Portraits from the University of Birmingham Jacob Epstein, Tom Phillips, Humphrey Ocean and Jennifer McRae: some of the most respected British artists of the 20th century have been commissioned by the University over the past 100 years to portray and honour its chancellors, vice chancellors and other leading figures. This selection features oil paintings, works … Read more

The Age of Innocence

Stolen gingerbread, spirited laughter, serenely slumbering infants and poised young girls provide some colourful contrasts in this exploration of the evolving imagery of children and childhood.  Curated to complement Flinck in Focus, this display includes stylistically diverse prints and drawings selected from the Barber’s collection – from tranquil religious prints of the 17th century to … Read more

Flinck in Focus

A Question of Identity in 17th-century Dutch Portraiture One of Rembrandt’s most talented pupils, Govert Flinck was a highly prized and extremely successful portraitist and history painter, with a reputation that grew to match even that of his master. He was particularly popular for his portraits of children – a genre his teacher eschewed. But his … Read more

Love, Life & Landscapes

German Romantic Prints and Drawings from the Barber’s Collection Inspired by their native landscape, mythology and history, 19th-century German Romantic artists were fascinated with the themes of nature, love and the fragility of life. This display explores the motives behind the fantastical imagery of some of the best known exponents, including Carl Wilhelm Kolbe, Adrian … Read more

From ‘Red’ Ellen to Oswald Mosley

Portraits of Inter-War Politicians by Edmund Kapp The 2015 General Election might one day be regarded as one of the most unpredictable and intriguing of this century. But politics a hundred years ago was no less fascinating – and the politicians of the day arguably a good deal more colourful. This display features portrait drawings … Read more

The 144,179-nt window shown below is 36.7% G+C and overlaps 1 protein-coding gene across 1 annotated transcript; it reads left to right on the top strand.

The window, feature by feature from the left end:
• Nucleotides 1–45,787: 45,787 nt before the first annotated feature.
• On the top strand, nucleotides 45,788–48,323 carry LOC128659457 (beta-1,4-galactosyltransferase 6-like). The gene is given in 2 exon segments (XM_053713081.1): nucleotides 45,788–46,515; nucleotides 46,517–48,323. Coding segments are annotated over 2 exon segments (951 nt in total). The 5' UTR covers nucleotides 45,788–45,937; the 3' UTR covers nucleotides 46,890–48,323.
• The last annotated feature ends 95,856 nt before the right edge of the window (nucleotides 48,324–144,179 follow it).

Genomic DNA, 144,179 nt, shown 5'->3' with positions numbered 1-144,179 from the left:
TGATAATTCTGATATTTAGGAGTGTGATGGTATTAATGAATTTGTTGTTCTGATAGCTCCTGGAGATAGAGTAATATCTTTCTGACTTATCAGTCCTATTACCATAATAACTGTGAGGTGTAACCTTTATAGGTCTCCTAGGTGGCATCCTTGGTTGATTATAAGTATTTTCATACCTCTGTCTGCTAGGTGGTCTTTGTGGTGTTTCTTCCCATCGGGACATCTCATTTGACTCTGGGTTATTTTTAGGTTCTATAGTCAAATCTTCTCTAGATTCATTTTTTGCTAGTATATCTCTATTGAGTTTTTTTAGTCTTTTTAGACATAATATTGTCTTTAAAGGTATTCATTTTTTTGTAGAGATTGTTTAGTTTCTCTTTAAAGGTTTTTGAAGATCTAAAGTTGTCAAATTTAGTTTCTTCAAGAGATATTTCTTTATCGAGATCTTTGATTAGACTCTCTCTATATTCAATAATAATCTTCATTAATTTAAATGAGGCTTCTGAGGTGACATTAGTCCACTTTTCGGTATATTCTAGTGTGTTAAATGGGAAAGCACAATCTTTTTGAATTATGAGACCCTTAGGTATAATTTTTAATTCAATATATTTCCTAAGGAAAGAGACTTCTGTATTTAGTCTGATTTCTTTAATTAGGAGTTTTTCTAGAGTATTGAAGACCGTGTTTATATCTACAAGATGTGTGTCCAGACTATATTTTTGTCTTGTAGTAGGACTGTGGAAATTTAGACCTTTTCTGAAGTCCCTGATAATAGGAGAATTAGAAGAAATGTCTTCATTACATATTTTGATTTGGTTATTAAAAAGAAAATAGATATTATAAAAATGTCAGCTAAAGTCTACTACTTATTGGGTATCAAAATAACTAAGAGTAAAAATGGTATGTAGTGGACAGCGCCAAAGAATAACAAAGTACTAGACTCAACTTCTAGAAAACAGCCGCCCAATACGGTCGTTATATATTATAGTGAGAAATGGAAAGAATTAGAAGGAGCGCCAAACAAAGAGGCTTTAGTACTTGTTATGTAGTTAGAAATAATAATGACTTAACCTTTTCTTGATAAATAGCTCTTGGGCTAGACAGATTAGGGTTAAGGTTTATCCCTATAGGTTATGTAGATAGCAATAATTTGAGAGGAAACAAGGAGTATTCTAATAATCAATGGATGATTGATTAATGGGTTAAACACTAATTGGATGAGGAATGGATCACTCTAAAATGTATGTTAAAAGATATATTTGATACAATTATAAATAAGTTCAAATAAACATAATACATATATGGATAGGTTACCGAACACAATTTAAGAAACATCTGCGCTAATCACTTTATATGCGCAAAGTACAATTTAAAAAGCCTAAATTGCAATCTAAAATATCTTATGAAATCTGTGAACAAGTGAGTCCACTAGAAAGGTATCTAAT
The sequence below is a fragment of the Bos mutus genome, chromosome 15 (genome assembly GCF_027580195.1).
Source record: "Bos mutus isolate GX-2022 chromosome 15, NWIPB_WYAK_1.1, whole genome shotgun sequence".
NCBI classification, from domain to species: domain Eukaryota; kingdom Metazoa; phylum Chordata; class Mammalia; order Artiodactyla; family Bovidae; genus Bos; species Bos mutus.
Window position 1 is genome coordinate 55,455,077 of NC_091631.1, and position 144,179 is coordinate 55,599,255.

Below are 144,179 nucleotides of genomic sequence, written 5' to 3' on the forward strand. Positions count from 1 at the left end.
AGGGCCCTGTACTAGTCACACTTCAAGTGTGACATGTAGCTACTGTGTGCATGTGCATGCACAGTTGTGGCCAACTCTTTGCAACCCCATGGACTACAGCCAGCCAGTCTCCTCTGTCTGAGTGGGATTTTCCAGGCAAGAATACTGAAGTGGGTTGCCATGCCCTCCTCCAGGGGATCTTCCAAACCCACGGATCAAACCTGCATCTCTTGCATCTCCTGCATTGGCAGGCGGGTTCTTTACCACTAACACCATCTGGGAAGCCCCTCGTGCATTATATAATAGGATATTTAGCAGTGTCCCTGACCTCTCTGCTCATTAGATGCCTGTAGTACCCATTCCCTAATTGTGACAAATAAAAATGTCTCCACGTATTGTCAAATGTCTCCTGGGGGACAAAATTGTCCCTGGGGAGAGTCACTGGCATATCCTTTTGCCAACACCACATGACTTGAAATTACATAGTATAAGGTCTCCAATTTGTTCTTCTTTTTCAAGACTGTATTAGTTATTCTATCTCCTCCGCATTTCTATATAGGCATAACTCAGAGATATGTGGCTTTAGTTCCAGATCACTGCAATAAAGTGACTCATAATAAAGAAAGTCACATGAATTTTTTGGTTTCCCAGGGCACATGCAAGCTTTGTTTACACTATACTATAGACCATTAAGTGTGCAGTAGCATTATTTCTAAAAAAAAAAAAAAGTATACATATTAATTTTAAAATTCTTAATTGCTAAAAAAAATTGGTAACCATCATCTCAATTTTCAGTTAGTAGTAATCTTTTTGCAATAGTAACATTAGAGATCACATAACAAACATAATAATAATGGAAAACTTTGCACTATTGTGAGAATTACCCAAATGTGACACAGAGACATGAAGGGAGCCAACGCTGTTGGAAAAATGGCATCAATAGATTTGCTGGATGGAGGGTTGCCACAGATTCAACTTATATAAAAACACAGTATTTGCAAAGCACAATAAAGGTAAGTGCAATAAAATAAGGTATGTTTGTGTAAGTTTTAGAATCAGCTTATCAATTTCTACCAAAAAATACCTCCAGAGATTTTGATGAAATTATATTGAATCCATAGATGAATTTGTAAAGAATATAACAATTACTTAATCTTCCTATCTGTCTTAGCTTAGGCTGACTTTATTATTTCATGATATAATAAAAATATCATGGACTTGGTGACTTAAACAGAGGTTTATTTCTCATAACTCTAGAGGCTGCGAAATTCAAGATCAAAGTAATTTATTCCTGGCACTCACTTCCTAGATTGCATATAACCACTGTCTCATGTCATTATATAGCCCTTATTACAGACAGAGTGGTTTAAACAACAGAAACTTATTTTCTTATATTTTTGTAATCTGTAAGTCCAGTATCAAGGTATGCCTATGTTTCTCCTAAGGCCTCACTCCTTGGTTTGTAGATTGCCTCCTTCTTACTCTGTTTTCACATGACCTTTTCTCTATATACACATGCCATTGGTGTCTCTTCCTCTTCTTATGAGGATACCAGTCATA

The Modernist Face

Smith, Dobson & British Portraiture 1920-60 A snapshot through the lens of Modernism, this fascinating exhibition explores and juxtaposes the work of two under-appreciated British artists: sculptor Frank Dobson and painter Matthew Smith. Discussing the dynamic relationshop between sitter and artist within the broader cultural context of the period, it features such celebrated contributors to … Read more

Gods & Heroes

Epic ambitions underpin this display inspired by Hercules and Caucus, the magnificent chiaroscuro woodcut by Hendrick Goltzius, recently acquired for the gallery. Gods and Heroes includes prints after Titian, Michelangelo and Rubens, featuring subjects drawn from both ancient mythology and the Judo-Christian tradition. It seeks to uncover the methods and motives behind the representation of … Read more

REVOLUTIONISING FASHION

The frivolous and extravagant fashions of the Ancien Regime were brought to a swift and bloody end at the onset of the French Revolution in 1789. In the ensuing years, a taste for simpler, classically inspired clothing migrated across from Revolutionary France into Britain. This display explores the depiction of fashionable dress in an array … Read more

Inheriting Rome

The Imperial Legacy in Coinage and Culture Look at one of the coins you’re carrying today: you’ll see the Queen’s portrait facing right and Latin script around the royal head. It seems our coins have looked this way forever – and that’s nearly true. But why? This exhibition uses money to explore and question our deep-seated familiarity with the Roman Empire’s imagery. Britain is … Read more

New Art West Midlands

Voyeurism, idolatry, the transience of life and orange-phobia are among the diverse subjects and themes explored in this year’s New Art West Midlands. Created in a wide range of media – including oil, acrylic, photography , found objects, textiles and boiled sweets – this multi-site, selective award exhibition showcases work by emerging local artists. The … Read more